- Cholera is overwhelming health services in three Southern African Development Community (SADC) countries.
- Only three countries in the region have the capacity to deal with outbreaks.
- The SADC, World Health Organisation, and Africa Centres for Disease Control and Prevention are seeking ways to ensure that countries can adequately respond to the fast-spreading disease.
In Zambia, schooling is being disrupted; in Zimbabwe, children are hardest hit; and in Malawi, health services are compromised by widespread cholera outbreaks.
Meanwhile, only three countries in the Southern African Development Community (SADC) have the capacity to deal with the water-borne disease, experts say.
This came out of an extraordinary virtual meeting of health ministers from the SADC, as well as officials from the World Health Organisation (WHO) and the Africa Centres for Disease Control and Prevention (Africa CDC) on Saturday, who sought ways to deal with the growing crisis.
Across the continent, cholera data shows that 12 countries are “in acute phase, with recurrent cases over two years”, said WHO regional director for Africa, Dr Matshidiso Moeti. More vaccines and better sanitation provision are urgently required.
The only three SADC countries considered equal to the task are South Africa, Botswana and Namibia.
So far, the WHO has deployed more than 140 public health experts to affected countries, spent around R190 million, and provided at least 20 tons of emergency supplies.
The cholera outbreak coinciding with the rainy season has been so devastating that there’s going to be an urgent SADC summit on 30 January, convened by the Africa CDC.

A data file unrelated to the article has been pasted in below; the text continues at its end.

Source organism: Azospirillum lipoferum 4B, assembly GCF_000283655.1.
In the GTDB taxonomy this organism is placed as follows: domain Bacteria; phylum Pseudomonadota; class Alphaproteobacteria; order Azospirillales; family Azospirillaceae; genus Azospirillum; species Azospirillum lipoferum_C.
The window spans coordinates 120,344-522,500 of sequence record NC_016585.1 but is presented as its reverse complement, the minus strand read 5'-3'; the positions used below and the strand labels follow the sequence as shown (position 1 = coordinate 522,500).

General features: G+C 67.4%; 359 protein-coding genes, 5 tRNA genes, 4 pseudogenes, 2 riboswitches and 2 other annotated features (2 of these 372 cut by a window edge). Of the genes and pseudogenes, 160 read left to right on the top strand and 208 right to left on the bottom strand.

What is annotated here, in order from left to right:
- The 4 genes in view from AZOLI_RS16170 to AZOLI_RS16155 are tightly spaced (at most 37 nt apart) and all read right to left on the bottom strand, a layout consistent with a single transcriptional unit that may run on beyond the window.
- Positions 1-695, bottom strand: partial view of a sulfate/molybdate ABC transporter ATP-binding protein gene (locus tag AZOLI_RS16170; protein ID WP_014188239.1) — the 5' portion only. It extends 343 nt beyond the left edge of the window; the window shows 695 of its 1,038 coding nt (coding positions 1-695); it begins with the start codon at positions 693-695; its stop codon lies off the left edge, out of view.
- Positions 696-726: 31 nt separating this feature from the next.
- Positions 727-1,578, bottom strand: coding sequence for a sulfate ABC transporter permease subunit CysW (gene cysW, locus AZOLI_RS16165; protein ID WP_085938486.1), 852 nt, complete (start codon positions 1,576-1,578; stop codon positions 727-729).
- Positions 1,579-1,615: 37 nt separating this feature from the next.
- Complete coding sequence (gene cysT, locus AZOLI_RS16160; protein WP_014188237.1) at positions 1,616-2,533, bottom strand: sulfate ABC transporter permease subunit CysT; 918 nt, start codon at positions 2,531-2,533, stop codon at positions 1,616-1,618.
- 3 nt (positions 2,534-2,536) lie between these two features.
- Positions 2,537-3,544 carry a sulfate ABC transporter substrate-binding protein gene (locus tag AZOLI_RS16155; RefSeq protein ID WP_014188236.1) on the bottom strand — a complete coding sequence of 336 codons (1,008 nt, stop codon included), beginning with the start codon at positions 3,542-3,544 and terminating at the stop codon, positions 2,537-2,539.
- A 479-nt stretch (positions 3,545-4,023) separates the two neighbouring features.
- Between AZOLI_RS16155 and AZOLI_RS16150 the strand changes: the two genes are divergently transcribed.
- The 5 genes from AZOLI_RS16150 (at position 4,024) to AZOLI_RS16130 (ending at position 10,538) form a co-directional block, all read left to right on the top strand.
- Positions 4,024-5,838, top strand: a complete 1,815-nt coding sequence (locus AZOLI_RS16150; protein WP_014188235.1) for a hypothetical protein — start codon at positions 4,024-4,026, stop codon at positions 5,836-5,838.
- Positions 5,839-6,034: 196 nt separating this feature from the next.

Dr Jean Kaseya, the director-general of the Africa CDC, and Angolan Health Minister Sílvia Paula Valentim Lutucuta will lead the meeting.
In Zambia, cholera has killed more than 484 people out of 11 000 cases since October last year. Children are the most affected, with the 2024 school calendar delayed by two weeks.
The school closures mean that 4.5 million pupils’ education hangs in the balance.
Jo Musonda, country director for Save The Children in Zambia, said, from experience, such delays in the academic year could result in some children never returning to school.
“We know from the Covid-19 pandemic that the longer children are out of school, the less likely they are to go back at all, putting them at risk of child marriage, forced labour, violence, abuse and exploitation,” he said.
According to the WHO, there’s an 81% funding gap to fight cholera in Zambia, which requires at least R85 million.
Zimbabwean Health Minister Douglas Mombeshora said half of the cholera cases in the country were recorded in children under the age of 15.
“Among the reported cholera cases to date, 31% were under 15 years of age while 14% were under five years of age,” he said during the handover of cholera medicines and commodities from donors on Saturday.
Zimbabwe has recorded 20 446 cholera cases and 452 deaths.
Today, the country began distributing oral cholera vaccinations, urgently targeting 800 000 people. The ultimate target, according to Zimbabwe’s health ministry, is the vaccination of 2.3 million children
Meanwhile, Malawi has had the deadliest outbreak. By mid-December, health officials had recorded 1 771 deaths out of almost 60 000 cases.